Impact of Bing Maps for Enterprise retirement to UWP

forline Spaceac 0 Reputation points
2024-05-23T02:20:53.77+00:00

We received an email about the retirement of Bing Maps for Enterprise, which will affect all applications using Bing Maps.

Does retirement also affect UWP apps that include map feature? Any migration procedures can be followed?

Thanks.

Universal Windows Platform (UWP)
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  1. Junjie Zhu - MSFT 16,151 Reputation points Microsoft Vendor
    2024-05-23T03:14:34.68+00:00

    Hi @forline Spaceac ,

    Welcome to Microsoft Q&A!

    According to the document Bing Maps for Enterprise service retirement.

    Bing Maps for Enterprise is deprecated and will be retired. Free (Basic) account customers can continue to use Bing Maps for Enterprise services until June 30th, 2025. Enterprise account customers can continue to use Bing Maps for Enterprise services until June 30th, 2028. To avoid service disruptions, all implementations using Bing Maps for Enterprise REST APIs and SDKs will need to be updated to use [Azure Maps]((/azure/azure-maps/) by the retirement date that applies to your Bing Maps for Enterprise account type. Azure Maps is Microsoft's next-generation maps and geospatial services for developers. Azure Maps has many of the same features as Bing Maps for Enterprise, and more. To get started with Azure Maps, create a free Azure subscription and Azure Maps account. For more information about azure Maps, see Azure Maps Documentation. For migration guidance, see Bing Maps Migration Overview.

    -Does retirement also affect UWP apps that include map feature?

    You can continue to use Bing Maps for Enterprise services until June 30th, 2028.

    -Any migration procedures can be followed?

    Please check Migrate from Bing Maps to Azure Maps overview.

    Thank you.


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  2. rbrundritt 16,066 Reputation points Microsoft Employee
    2024-06-05T15:22:33.14+00:00

    Yes, the Windows UWP Map SDK is impacted by this retirement. The UWP Map control is a Windows API that uses Bing Maps services and is technically tied to the Windows 10 lifecycle (Windows 10 end of life is next year). Nearly everyone using the Windows UWP SDK have a free Bing Maps account and not a licensed account. These accounts will be retired in June of 2025 (the 2028 date is for licensed accounts but likely would not apply to the Windows SDK since it is tied to the Windows 10 lifecycle).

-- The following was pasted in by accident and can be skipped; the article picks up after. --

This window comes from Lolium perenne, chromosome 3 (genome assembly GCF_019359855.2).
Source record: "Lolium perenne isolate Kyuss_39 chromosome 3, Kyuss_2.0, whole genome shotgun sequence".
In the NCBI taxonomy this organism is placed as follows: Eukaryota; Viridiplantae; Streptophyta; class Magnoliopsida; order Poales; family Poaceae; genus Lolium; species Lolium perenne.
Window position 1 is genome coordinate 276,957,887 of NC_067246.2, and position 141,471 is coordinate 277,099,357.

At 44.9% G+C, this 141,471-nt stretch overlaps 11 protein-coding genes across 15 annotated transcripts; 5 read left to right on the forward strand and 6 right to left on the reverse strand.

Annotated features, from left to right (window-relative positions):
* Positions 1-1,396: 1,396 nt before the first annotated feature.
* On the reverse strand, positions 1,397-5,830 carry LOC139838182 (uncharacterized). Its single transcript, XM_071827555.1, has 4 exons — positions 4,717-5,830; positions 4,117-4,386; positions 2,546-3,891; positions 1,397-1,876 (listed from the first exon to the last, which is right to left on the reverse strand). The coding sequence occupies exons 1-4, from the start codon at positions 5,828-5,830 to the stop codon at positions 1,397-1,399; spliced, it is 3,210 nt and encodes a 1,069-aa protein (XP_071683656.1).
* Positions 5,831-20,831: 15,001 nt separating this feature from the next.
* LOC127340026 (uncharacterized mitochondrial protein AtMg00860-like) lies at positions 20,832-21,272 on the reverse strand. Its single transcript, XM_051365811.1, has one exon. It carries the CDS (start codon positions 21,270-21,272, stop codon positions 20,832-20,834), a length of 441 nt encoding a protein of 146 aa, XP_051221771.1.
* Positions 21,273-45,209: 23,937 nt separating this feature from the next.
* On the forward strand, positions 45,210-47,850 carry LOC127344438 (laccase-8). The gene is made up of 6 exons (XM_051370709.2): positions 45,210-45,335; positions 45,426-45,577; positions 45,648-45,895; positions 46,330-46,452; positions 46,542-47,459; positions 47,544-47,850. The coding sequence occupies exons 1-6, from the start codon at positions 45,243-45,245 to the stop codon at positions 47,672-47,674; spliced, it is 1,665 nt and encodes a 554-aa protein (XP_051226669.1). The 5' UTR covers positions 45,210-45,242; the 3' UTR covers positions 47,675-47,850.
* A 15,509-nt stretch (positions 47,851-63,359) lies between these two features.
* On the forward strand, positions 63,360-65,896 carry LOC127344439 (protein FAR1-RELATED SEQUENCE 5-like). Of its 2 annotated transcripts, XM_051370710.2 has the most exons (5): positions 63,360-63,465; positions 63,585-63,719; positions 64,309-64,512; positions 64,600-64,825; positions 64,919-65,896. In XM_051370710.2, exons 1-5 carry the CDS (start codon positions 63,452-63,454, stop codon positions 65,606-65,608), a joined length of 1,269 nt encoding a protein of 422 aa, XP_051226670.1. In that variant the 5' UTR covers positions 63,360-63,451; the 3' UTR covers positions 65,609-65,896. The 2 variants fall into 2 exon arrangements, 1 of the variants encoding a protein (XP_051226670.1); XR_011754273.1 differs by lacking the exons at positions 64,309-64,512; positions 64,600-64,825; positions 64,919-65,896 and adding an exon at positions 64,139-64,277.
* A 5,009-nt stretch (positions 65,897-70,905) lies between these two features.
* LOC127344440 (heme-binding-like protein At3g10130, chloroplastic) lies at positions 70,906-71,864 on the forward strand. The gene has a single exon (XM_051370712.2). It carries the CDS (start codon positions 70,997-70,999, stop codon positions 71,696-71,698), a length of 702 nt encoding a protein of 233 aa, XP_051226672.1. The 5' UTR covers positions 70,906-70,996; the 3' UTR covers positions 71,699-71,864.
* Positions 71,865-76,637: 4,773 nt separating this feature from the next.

Bing Maps customers are generally being pointed towards Azure Maps, however Azure Maps, like Bing Maps does not have a Windows SDK of its own but does have geospatial services. The Windows SDK uses a lot of specialized 3D data services that are not commonly available elsewhere, so reproducing that 3D experience is unlikely. If you only need 2D flat maps, there are some options. If you want a native map control, there are several great open source options:

    • Maps UI – Fairly popular open source Native Map SDK.
    • MapLibre Native – MapLibre is the underlying rendering engine of the Azure Maps Web SDK and also the recommended control to use for iOS and Android so this is a good option to consider. Until recently there wasn’t much work around Windows but it looks like this has changed. Microsoft is a sponsor of the MapLibre community.
    • XAML Map Control – I just came across this one and it appears to have some API interface alignment with the UWP map control. I don’t know much about it, but worth a look.
    • GreatMaps – An older open source project focused on WPF and WinForm apps.

    Another option is to use the Azure Maps Web SDK via a WebView. The Azure Maps Web SDK will likely always get new features ahead of any other Azure Maps UI control as it’s generally easier to built and test out things via a web SDK, and that is where the bulk of the user traffic flows through in most map platforms. I have done this many times in Windows apps with good success. I even made a wrapper a few years back for the whole Azure Maps Web SDK API interface that worked in UWP and WPF apps. I might dig that up and see about migrating this to .NET Maui or WinUI. Now that I think about it, perhaps I should see how much of the UWP Map SDK capabilities I could recreate via a wrapper, although I rarely used that SDK as it didn’t have all the features I needed for my apps, so that might not be the best use of my time. I have been helping out on an enhanced WebView control for .NET Maui that would make it possible for more advanced scenarios when wrapping the Azure Maps Web SDK, like the ability to run offline and reference local tile layers. So that might help address some of the concerns developers have around wrapping a web SDK. Note that the Web SDK uses WebGL for rendering (native) and from a performance perspective I’ve always found the Web SDK to be faster than any native Maps SDK I’ve come across, so that shouldn’t be an issue.

    There is also the .NET Maui Map control however this is simply a wrapper around the default native map control on each device. iOS would wrap Apple Maps, Android would wrap Google Maps, and Windows would wrap the UWP map app (which brings us back to the current issue). This control has very limited capabilities, so it’s likely not a good option to begin with.

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